I was lucky enough to work with Pam Moore for 22 of her 32 years at KRON4. She will be leaving the anchor desk full time at the end of June, yet will remain a contributor for special projects and human interest stories. I was even luckier to steal a few moments of her time for an “Off Camera” visit recently.
V: And we’re rolling! How crazy has everything been since your announcement?
PM: It’s been overwhelming. People are responding to the news with emails, social media, and phone calls and I really want to thank everyone appropriately. It’s been amazing, and it’s made me very sentimental about my career and my life here in the Bay Area. I feel really grateful.
V: I remember when we came here (KRON) within a year of each other. When you walked into KRON, 1001 Van Ness Avenue, what did you think?
PM: I’m working in the San Francisco Bay Area, that was fabulous for me. I felt at home here so quickly. I felt a part of the community quickly. I had worked in several news markets, so it was a big deal to come to this market and feel so at home.
V: If someone tapped you on the shoulder and said, “Pam, you’re gonna be here for 32 years”, what would you have said?
PM: I feel lucky. How many of us can stay in a great market, in this great job, for this long? Ha. I feel very fortunate.
V: What is the secret to your success?
PM: I don’t know. I’m a survivor. I think a lot of the things we do in the community make a big difference to people. You certainly hope it does, anyway. You participate in events, you try to tell stories that mean something to people, or you try to do something that’s fun and interesting.
Whatever you’re doing you hope that somehow, you’re contributing to make things better. You’re (Vern) on the Sports side so you can have a lot more fun than we newsies can have on the air. Sometimes it’s difficult telling these stories on the news side, but when you can feel a part of a community, then it means something to you too. You’re not just repeating things that don’t affect you, they affect me just like they affect everybody else in the community. I hope that comes through that I am a part of this community and I care.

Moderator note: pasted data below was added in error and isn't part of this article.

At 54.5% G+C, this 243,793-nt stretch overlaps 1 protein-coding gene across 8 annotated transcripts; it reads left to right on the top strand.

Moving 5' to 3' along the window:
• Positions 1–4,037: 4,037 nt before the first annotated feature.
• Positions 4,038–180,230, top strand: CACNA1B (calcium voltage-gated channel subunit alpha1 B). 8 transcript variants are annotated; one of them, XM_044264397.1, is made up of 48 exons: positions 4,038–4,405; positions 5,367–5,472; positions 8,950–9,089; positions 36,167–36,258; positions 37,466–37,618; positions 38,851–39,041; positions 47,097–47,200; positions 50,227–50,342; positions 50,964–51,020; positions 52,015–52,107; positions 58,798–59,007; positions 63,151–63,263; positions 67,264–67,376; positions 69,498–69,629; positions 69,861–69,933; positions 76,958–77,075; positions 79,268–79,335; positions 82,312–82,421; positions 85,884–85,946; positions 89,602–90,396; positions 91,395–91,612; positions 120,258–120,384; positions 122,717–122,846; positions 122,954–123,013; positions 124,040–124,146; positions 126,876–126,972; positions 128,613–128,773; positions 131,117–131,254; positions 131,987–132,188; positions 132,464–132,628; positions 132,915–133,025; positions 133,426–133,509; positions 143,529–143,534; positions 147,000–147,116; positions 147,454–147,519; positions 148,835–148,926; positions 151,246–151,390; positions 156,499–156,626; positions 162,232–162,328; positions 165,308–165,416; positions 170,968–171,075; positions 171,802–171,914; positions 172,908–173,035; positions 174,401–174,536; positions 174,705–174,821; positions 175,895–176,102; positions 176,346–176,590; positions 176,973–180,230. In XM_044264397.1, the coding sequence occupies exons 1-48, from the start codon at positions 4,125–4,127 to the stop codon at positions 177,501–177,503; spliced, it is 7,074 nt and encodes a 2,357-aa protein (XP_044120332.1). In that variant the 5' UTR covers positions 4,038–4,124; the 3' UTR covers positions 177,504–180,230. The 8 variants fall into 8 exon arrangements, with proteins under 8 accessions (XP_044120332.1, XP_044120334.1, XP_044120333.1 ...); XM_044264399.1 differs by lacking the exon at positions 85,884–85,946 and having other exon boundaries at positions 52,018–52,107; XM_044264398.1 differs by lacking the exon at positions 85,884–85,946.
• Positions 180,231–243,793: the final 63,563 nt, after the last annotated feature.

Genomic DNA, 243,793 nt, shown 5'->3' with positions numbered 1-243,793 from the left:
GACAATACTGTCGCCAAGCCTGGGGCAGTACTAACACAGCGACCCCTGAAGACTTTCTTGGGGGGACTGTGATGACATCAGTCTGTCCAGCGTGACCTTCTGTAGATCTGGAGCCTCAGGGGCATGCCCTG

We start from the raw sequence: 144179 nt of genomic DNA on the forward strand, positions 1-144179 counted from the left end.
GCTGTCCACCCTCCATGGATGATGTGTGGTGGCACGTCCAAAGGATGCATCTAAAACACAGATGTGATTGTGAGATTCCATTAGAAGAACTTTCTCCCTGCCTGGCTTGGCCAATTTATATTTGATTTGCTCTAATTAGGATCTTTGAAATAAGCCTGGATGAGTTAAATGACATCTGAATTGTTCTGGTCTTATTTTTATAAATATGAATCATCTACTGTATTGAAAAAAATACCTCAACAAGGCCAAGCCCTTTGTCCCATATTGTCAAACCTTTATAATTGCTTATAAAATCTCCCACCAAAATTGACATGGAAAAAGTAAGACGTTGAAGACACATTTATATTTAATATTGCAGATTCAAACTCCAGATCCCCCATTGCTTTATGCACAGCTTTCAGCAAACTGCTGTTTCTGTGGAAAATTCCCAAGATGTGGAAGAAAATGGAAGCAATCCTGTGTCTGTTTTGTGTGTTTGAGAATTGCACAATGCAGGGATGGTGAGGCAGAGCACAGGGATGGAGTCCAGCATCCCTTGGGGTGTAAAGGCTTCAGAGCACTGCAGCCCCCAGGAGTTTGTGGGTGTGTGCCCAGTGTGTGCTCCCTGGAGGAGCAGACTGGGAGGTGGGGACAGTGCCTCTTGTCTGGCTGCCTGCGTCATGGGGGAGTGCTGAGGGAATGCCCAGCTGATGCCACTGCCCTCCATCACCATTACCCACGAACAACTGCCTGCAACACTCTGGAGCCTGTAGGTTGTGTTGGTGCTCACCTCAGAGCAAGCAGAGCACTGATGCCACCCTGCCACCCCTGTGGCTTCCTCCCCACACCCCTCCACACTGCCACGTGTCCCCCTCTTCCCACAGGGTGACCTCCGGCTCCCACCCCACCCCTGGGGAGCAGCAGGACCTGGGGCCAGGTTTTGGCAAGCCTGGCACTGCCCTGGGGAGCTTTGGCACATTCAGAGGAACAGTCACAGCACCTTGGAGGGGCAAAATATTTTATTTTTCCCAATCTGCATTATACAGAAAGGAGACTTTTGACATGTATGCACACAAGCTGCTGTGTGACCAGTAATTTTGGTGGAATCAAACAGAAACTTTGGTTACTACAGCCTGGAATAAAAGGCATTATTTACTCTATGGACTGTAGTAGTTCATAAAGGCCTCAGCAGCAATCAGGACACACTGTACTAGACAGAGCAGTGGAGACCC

V: What clicked in your mind that just told you, you know what? Now’s the time.
PM: Well, I have been around a long time, ha ha. I worked nights for 32 years. When you work nights and you come in at three, you can’t come in cold. You have to be aware of the news all day long. So your day may start at three at the office, but you have to be aware of what’s happening all day. You don’t get off till 11 or 11:30 at night and then you come back and it’s the same thing. I get to the weekend and I’m exhausted. Anyway, I wanted time to have more fun and find out what it is like for my time to be my own. More time to be spontaneous, time to travel, to relax, whatever. And after I get over the initial change, I look forward to still doing something where I can contribute. There are so many issues that I care about. I hope to find some place to land that suits me, but more on my terms. It will be nice to find out what ii is like to live your life on your own terms. When you work any job for anybody, you’ve got to clock in, you have responsibilities. I’m looking forward to not having so many responsibilities, where my time is my time.
V: Where do you get the energy to be able to deliver it every night?
PM: Same place you get it. We care about our work. You want to do it well. I’ve grown up a lot here, I’ve made my mistakes, I’ve not always been the very best, but I’ve managed to survive a lot of changes, as you know. All the media companies have changed a great deal from when we both started many years ago in the Bay Area. But we’ve survived it and we’ve certainly grown from it. I just feel really blessed and really honored.
V: Look at this Pam, we’ve gone almost 6 minutes. Last one from me, and I don’t want to start any “water works”, but I will ask you this, what do you think you might miss the most?
PM: Well, it would have to be my co-workers, the interaction that you have every day. Everybody has to work, but when you can go to work with people that you really enjoy, people that you feel are your genuine friends, you care about them and they care about you. You can’t get much better than that in terms of a job. In addition to that, we have an incredible opportunity working in this position. We’re meeting people all over the community, interviewing people who are in positions of authority, telling stories about other people’s lives, things that I would never maybe ever experience in my own life, and so it’s a real privilege to be allowed to do these jobs. And even with the ups and downs, this has just been an amazing experience and I’m going to miss all of that. But I’m still going to tell some stories. I’ll still do some profile reports. The station has been very supportive of that. I will still do some community work. I took the kids today from EOYDC to Marcus Books, and I’ve been doing that for more than a decade.
There’s just so much more joy in life which I hope to discover and explore and I want to do a lot of it with the people I’ve met along the way through this job